For those of us with HIV, the challenge of getting close to others may be further complicated. Sexologist and psychotherapist Chantal Turcotte sees diverse clients in her Montreal-based private practice and at Clinique Opus, an infectious disease, addictions and mental health clinic. She notes that each person is unique and their challenges depend on where they are in their journey with HIV, but people living with HIV often struggle with navigating disclosure (when and how should I tell the other person that I’m HIV positive, and how will they react?), practicing safer sex and, for some of us, dealing with health conditions. She notes that feelings of shame are also common, particularly among heterosexual women and men.

Our own concerns aside, we also sometimes need to contend with the fears of others. For gay men looking to meet people online, be it on Manhunt, Grindr or even Craigslist, it seems like every second personal ad wants someone who is “DDF” (drug- and disease-free) or “clean.” Many say “HIV negative and wanting same.” The not-so-subtle message is: If you have HIV, don’t contact me. And, of course, this dynamic plays out in the thousand and one other places where people (gay, straight and everything in between) meet each other, too. No wonder people living with HIV have a higher incidence of depression and isolation.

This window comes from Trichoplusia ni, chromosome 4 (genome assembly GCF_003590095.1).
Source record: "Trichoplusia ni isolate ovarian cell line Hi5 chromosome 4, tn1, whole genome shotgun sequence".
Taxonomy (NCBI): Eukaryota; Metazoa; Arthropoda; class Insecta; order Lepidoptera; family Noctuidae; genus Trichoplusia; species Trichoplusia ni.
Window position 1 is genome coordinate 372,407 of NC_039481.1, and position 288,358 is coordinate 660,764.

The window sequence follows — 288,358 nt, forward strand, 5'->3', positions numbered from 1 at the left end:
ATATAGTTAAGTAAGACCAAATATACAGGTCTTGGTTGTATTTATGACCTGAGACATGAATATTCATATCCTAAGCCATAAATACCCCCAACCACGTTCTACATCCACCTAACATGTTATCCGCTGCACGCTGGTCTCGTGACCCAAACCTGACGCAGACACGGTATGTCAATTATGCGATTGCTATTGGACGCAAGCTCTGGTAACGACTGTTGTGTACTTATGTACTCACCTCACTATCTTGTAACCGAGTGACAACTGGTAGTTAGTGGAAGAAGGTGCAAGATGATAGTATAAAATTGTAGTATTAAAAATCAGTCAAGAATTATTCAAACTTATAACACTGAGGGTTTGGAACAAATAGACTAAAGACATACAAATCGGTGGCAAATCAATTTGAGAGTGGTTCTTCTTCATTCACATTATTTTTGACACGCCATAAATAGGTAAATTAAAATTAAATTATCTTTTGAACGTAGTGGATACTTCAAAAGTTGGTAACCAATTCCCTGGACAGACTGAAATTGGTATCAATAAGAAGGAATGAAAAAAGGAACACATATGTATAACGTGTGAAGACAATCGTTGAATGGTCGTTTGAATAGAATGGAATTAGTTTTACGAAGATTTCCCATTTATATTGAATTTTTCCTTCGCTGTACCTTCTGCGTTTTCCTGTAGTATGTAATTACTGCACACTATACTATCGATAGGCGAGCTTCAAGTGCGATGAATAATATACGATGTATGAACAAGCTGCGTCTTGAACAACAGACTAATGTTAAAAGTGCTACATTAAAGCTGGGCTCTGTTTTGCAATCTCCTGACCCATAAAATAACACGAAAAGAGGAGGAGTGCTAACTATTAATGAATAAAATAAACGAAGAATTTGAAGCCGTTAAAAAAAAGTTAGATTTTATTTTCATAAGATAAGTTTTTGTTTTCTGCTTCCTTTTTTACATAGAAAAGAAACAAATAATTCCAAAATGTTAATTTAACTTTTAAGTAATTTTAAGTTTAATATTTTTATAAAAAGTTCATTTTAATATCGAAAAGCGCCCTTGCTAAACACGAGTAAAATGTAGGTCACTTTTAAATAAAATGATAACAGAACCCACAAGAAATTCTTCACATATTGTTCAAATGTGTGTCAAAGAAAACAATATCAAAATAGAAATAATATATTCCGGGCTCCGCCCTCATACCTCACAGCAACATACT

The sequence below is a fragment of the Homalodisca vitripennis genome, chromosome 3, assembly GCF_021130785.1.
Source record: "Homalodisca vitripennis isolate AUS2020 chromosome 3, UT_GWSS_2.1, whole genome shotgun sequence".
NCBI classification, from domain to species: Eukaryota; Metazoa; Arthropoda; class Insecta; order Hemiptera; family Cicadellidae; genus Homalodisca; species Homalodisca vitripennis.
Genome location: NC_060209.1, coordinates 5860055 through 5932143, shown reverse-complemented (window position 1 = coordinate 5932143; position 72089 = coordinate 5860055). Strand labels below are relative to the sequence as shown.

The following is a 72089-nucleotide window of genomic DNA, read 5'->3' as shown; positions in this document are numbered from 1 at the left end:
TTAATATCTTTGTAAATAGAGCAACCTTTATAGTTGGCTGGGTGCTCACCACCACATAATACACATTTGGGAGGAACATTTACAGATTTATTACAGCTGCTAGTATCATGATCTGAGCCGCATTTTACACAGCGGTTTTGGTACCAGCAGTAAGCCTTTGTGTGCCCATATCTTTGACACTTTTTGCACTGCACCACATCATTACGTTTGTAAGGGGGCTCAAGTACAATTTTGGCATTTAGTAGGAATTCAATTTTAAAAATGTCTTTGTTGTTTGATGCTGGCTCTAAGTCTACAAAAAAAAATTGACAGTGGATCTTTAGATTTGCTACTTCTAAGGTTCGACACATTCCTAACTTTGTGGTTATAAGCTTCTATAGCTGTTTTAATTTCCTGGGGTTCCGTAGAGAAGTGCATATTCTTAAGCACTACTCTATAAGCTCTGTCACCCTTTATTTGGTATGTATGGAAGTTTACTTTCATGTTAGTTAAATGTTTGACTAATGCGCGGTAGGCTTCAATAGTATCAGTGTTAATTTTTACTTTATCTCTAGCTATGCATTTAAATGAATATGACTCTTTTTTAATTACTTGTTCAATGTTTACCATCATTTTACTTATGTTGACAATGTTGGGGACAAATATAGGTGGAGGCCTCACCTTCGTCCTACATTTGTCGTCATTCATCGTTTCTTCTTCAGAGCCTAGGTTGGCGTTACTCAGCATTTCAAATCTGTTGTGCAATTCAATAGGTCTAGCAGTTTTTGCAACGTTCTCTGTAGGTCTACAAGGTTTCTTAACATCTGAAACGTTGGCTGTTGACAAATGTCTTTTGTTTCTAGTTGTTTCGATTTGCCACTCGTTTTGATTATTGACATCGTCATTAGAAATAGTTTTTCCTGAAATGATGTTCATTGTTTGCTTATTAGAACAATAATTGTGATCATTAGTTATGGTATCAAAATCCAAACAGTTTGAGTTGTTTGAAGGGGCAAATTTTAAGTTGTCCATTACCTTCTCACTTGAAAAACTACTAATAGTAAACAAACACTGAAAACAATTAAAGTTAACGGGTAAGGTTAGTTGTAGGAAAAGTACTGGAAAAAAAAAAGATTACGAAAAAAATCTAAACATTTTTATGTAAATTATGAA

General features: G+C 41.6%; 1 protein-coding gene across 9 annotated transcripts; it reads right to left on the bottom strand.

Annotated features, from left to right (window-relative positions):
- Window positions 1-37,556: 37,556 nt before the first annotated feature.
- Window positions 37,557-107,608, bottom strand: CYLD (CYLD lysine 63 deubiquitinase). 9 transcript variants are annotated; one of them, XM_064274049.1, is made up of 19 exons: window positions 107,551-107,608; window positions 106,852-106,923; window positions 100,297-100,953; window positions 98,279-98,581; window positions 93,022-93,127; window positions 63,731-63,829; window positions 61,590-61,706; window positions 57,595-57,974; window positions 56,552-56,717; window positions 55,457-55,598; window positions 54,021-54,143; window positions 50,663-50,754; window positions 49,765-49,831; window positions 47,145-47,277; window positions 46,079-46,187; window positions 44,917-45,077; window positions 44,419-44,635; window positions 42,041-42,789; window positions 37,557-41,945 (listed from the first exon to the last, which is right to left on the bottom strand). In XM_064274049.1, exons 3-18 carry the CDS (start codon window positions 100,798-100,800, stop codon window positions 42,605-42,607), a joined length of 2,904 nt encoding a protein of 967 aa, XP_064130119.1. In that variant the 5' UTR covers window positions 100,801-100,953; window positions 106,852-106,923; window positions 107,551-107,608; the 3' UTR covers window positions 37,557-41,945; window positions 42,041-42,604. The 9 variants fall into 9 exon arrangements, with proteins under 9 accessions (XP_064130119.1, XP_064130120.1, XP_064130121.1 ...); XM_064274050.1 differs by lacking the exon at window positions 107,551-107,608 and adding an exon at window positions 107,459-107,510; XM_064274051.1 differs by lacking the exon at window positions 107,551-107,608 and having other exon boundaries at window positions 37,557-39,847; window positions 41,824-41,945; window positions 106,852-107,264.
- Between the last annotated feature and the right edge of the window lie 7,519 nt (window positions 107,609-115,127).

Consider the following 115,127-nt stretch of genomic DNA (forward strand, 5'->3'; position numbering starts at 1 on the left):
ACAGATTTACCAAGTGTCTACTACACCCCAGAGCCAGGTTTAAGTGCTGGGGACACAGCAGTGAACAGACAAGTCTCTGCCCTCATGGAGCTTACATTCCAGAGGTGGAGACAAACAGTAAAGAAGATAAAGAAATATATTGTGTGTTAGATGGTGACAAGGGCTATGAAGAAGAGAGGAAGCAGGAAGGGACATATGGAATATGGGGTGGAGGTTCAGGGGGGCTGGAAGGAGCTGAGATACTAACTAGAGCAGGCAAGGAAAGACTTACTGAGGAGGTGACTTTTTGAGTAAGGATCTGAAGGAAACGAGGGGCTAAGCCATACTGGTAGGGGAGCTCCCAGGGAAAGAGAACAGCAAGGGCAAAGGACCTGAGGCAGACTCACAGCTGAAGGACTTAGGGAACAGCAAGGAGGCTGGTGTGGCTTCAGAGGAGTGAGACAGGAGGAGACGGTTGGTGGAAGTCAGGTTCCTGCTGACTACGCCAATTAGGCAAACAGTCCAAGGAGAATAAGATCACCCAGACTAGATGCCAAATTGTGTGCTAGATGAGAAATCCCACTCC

Friend and fellow long-term survivor Rebekka Valian, who volunteered teaching yoga for years, primarily in the HIV community, offers massage at places like Vancouver Friends for Life, a non-profit that provides complementary and alternative health and support services to people living with serious illnesses. “The need can be so overwhelming,” she confides, “that at times I need to retreat and nurture myself.”

AIDS service organizations (ASOs) in various parts of the country have stepped up to try to meet this need. Montreal’s Maison Plein Coeur, for instance, offers women and men living with HIV free massages, provided by volunteer masseurs who have been trained to work specifically with people living with HIV. And the Toronto People with AIDS Foundation (PWA) offers a wide array of touch therapies—including Reiki, acupuncture, massage and therapeutic touch treatments. People receiving these therapies report numerous physical and psychological benefits. These treatments can reduce stress, anxiety, depression and stress-related conditions, stimulate circulation and possibly boost the immune system.